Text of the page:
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A man’s fight

Sylvester Stallone (left) and Michael B. Jordan (right) (Metro-Goldwyn-Mayer Pictures Inc./Warner Bros. Entertainment Inc.)


A man’s fight

Fatherhood wins by a knockout in boxing sequel Creed II

The special screening of Creed II that I attended allotted two rows for the press. The remaining seats were filled by folks organizers evidently brought in to whoop it up. And why not whoop it up? Adonis “Donnie” Johnson (Michael B. Jordan) is a handsome, chiseled warrior who puts his heavyweight boxing title and his life on the line against a massive Russian puncher. Donnie is the Greatest American Hero for the new millennium.

Esteem for traditional male roles brings a different reason to appreciate Creed II, however. Whether its creators (Sylvester Stallone co-wrote the screenplay) were making a statement or merely filling in the scenes between the jaw-jabbing and rib-racking, the boxing film wrestles with manhood and fatherhood. In fact, Creed II is principally a drama about men and their families.

To understand any family drama, you have to know the family history—and the Rocky film franchise goes back several cinematic generations. Rocky battled Apollo Creed (that’s Donnie’s father) in Rocky and Rocky II, but they became friends. In Rocky IV, Rocky trained Creed for a match against Russian champ Ivan Drago. Creed is killed during the bout, so the Philadelphia brawler himself fights and defeats Drago in the Soviet Union.

In Creed II, Donnie is enjoying success as the heavyweight champion when the Goliath-size fighter Viktor Drago (Florian Munteanu), son of Ivan (Dolph Lundgren, reviving his role), challenges him for the title. While he weighs the risk, Donnie learns his fiancée, Bianca (Tessa Thompson), is pregnant. Bianca is understandably concerned about their future.

“I don’t know if we’re ready,” she tells Donnie, fretting over her positive pregnancy test.

“Let’s get ready, then,” Donnie replies without hesitation. He wants to be a father and to fight. 

As Donnie’s surrogate father, Rocky (Stallone) isn’t sure Donnie should square off against Viktor. But Donnie’s mother (Phylicia Rashad) knows he won’t win or survive without “Uncle” Rocky in his corner. She sends Rocky a sonogram of her unborn granddaughter with a handwritten message about her son: “He needs you.”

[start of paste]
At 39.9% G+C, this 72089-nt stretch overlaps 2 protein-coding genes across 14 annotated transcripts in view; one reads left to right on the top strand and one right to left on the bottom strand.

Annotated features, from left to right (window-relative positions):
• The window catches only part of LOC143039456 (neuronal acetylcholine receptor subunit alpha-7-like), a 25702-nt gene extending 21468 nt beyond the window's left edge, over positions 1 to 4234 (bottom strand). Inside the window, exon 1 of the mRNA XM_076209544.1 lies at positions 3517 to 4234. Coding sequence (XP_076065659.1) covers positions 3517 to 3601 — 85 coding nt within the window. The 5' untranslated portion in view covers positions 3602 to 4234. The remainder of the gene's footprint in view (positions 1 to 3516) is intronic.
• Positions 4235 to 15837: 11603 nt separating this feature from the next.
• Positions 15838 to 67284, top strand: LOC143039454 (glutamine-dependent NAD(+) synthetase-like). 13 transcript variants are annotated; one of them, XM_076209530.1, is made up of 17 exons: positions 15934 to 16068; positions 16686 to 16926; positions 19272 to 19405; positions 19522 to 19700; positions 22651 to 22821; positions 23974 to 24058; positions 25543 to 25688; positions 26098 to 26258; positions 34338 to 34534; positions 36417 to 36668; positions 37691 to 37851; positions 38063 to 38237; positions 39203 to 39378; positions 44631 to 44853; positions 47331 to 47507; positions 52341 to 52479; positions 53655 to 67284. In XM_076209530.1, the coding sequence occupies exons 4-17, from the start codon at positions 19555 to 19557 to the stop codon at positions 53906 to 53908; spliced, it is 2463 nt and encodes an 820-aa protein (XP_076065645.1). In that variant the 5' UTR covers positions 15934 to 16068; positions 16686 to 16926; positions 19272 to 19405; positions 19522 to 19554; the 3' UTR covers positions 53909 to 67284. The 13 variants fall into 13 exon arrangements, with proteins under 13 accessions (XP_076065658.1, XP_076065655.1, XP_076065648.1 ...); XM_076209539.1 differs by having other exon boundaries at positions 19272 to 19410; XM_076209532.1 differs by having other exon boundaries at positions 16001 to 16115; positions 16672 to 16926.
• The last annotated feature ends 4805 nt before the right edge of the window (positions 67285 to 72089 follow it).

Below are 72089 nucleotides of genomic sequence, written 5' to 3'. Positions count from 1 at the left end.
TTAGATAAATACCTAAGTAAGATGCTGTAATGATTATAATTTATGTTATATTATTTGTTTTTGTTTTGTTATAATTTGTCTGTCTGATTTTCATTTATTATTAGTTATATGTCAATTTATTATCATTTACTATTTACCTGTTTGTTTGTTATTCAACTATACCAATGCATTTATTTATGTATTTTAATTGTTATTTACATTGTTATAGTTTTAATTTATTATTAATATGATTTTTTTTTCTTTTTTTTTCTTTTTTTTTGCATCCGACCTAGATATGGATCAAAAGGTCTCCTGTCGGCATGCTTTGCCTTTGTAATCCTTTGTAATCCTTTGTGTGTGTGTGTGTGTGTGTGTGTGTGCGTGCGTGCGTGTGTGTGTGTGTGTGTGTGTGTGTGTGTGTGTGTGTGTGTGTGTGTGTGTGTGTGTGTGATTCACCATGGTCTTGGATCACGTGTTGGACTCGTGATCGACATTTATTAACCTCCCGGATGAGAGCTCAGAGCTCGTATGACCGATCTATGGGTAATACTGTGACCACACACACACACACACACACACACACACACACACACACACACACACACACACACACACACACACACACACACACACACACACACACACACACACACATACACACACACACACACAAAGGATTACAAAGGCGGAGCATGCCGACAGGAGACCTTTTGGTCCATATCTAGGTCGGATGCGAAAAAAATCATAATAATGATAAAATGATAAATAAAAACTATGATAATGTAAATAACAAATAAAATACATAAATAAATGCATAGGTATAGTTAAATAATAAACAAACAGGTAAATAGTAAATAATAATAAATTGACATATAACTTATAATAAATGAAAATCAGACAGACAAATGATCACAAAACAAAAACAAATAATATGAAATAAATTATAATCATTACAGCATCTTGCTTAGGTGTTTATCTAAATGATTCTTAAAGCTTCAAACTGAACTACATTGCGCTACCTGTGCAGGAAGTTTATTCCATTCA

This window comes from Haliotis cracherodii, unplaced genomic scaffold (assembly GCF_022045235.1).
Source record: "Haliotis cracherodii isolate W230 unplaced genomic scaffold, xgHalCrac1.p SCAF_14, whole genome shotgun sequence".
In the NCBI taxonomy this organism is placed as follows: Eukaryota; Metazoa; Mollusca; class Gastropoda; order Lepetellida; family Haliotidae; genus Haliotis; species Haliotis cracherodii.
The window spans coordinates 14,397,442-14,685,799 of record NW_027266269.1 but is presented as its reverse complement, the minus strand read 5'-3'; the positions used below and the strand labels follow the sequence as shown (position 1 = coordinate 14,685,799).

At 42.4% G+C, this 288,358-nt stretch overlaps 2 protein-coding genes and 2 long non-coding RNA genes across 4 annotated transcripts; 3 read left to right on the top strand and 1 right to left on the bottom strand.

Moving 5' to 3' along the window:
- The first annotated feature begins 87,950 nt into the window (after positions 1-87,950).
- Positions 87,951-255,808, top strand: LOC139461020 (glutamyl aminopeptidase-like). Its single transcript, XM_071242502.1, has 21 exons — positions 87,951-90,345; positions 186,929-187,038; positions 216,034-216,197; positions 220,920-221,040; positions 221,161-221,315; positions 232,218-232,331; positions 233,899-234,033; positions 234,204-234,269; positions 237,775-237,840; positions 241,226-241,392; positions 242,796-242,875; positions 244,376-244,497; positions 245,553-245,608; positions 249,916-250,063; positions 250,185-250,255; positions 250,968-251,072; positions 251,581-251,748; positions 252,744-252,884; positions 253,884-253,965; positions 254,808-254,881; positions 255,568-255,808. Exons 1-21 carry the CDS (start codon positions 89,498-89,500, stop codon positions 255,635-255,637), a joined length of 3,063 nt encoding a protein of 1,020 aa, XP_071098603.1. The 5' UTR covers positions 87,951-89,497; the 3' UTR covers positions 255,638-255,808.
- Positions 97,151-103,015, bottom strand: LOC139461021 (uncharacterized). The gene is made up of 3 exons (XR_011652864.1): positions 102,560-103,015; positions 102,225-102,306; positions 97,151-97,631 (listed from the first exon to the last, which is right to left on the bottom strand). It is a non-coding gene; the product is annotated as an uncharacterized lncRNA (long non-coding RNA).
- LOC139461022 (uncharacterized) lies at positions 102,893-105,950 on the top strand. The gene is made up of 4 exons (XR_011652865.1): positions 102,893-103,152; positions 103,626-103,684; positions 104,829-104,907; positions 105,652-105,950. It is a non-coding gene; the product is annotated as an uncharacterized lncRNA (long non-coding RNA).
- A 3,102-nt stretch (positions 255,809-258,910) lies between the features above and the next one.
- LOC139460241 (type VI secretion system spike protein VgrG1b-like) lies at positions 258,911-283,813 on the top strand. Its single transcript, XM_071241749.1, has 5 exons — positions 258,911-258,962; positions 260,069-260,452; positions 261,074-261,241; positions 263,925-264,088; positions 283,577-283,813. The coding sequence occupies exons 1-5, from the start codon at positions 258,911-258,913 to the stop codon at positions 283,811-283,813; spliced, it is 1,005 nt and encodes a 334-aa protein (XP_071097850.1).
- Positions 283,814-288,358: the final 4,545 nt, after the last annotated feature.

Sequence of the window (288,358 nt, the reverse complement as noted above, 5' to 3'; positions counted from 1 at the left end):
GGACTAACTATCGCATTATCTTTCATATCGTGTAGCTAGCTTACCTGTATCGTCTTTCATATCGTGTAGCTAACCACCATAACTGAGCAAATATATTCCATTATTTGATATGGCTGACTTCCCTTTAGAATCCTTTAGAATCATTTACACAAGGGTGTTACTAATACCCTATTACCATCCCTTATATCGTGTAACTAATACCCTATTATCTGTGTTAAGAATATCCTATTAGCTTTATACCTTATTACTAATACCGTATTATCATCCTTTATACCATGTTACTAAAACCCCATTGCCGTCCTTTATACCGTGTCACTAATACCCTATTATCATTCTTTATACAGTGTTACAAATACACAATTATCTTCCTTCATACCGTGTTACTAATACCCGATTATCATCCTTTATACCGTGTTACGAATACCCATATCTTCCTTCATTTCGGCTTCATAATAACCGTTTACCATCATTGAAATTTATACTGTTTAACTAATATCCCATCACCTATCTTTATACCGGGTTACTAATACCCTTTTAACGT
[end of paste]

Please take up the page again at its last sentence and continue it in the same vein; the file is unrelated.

Big ol’ bruiser Viktor needs some fatherly love, too, but isn’t getting any. Ivan wants only for his son to “break” Donnie in order to restore glory to Russian boxing, honor to the family name, and hope to his marriage. Ivan blames his wife’s (Brigitte Nielsen, also reviving her role) prior abandonment of the family on the shame stemming from his loss to Rocky, and hopes Viktor’s success will bring her around again. (Here’s an instance where art and life get tangled: Stallone and Nielsen exchanged wedding rings a month after Rocky IV was first released, but their marriage suffered a TKO before Rocky V hit the big screen.)

Rocky is estranged from his own grown son, but the coming birth of Donnie’s child stiffens his resolve to make amends. The film portrays flawed fathers, but clearly idealizes men who work hard, sacrifice themselves, and show tenderness to their family.

Hmm. I wonder where that ideal came from.

Creed II is not a great film, but it succeeds at building up predictable yet glorious moments—the best of which might be Bianca’s unexpected singing engagement. Boxing violence, language, and a scene of sensuality make the PG-13 movie unsuitable for younger viewers. Still, a portrait of manhood not designed according to the modern blueprint, as well as a distinctive pro-life thread, make it a film worthy of some whooping.